Welcome to our collection of Comic Books quotes! Here, we celebrate the colorful and captivating world of comic books, where superheroes and villains come to life on the pages. Whether you are a devoted fan or simply curious about this iconic art form, we have gathered a selection of quotes that capture the essence of what makes comic books so beloved by millions around the globe.
Within these pages, you will find quotes from legendary comic book creators, writers, artists, and even the memorable characters themselves. From the empowering words of Superman to the witty banter of Spider-Man, these quotes showcase the enduring impact that comic books have had on popular culture. Brace yourself for a journey through the imaginations of both ordinary individuals turned extraordinary heroes and the devious minds of those who seek to wreak havoc.
Comic books have transcended their humble origins to become an integral part of our cultural landscape, inspiring movies, television shows, merchandise, and becoming a source of comfort and escape for readers of all ages. As you explore these quotes, you will be reminded of the limitless possibilities that exist within the pages of a comic book, where dreams become reality and the artwork takes us on exhilarating adventures that defy the boundaries of our imagination.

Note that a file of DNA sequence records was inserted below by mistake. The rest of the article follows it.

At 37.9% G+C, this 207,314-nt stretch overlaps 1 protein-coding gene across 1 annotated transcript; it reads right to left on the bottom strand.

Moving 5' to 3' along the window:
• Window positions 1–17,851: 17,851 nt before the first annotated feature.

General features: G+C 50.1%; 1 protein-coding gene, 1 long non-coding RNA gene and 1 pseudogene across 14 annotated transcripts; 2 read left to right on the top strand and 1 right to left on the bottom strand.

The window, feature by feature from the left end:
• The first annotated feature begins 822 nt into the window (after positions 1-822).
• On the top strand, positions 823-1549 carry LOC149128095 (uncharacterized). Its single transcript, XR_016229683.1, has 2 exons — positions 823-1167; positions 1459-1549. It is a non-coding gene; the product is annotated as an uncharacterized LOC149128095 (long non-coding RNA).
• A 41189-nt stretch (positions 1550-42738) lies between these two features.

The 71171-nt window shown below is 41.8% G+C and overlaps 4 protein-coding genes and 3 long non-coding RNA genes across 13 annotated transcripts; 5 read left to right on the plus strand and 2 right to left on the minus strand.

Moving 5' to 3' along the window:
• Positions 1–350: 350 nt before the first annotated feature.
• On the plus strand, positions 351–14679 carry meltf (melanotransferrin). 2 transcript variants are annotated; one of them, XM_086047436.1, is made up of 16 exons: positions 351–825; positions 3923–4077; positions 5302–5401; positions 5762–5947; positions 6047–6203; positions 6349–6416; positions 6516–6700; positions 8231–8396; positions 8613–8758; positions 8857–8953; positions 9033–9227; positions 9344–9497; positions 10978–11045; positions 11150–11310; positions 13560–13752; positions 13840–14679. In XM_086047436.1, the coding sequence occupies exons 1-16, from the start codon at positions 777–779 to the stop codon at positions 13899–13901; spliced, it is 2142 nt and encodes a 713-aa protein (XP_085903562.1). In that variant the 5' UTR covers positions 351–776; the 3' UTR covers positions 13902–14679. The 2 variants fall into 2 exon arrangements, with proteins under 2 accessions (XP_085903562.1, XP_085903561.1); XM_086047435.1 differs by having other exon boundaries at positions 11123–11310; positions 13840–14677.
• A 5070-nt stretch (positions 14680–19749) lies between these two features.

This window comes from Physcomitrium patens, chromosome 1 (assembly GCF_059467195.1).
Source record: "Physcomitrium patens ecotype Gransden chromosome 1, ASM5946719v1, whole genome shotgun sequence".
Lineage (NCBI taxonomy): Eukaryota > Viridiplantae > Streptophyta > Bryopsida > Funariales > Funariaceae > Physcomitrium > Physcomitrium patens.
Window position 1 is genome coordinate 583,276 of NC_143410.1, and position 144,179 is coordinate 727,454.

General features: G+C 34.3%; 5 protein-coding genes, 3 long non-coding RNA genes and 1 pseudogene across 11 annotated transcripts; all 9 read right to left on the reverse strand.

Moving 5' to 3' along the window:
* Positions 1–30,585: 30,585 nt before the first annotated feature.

So, whether you are an avid collector, a casual reader, or someone who has yet to dive into the world of comic books, we invite you to peruse these pages and discover the magic that awaits. Prepare to be transported to extraordinary realms, where heroes rise, villains lurk, and emotions run high. Enjoy the journey through our collection of Comic Books quotes!
I don't think you ever outgrow your love for things that are bigger than life and more colorful than the average life. And somehow I feel that these comic book stories are like fairy tales for older people, because they have the same qualities.
I'm no prophet, but I'm guessing that comic books will always be strong. I don't think anything can really beat the pure fun and pleasure of holding a magazine in your hand, reading the story on paper, being able to roll it up and put it in your pocket, reread again later, show it to a friend, carry it with you, toss it on a shelf, collect them, have a lot of magazines lined up and read them again as a series. I think young people have always loved that. I think they always will.
I think any comic book - or really, any book that you can read - in a sense is an educational tool in that it helps literacy. The more you read, the better you get at it. It almost doesn't matter what you read, the important thing is for young people to become readers.
All I thought about when I wrote my stories was, "I hope that these comic books would sell so I can keep my job and continue to pay the rent." Never in a million years could I have imagined that it would turn into what it has evolved into nowadays. Never.
Comic books themselves are getting more literate. And there are people who are screenwriters and television writers and novelists who are writing for the comics, for some reason, they love doing it and some of the art work in the comics, I mean it rivals anything you'll see hanging on the walls of museums, they're illustrations more than drawings and all the people are discovering this and they're turning on to it.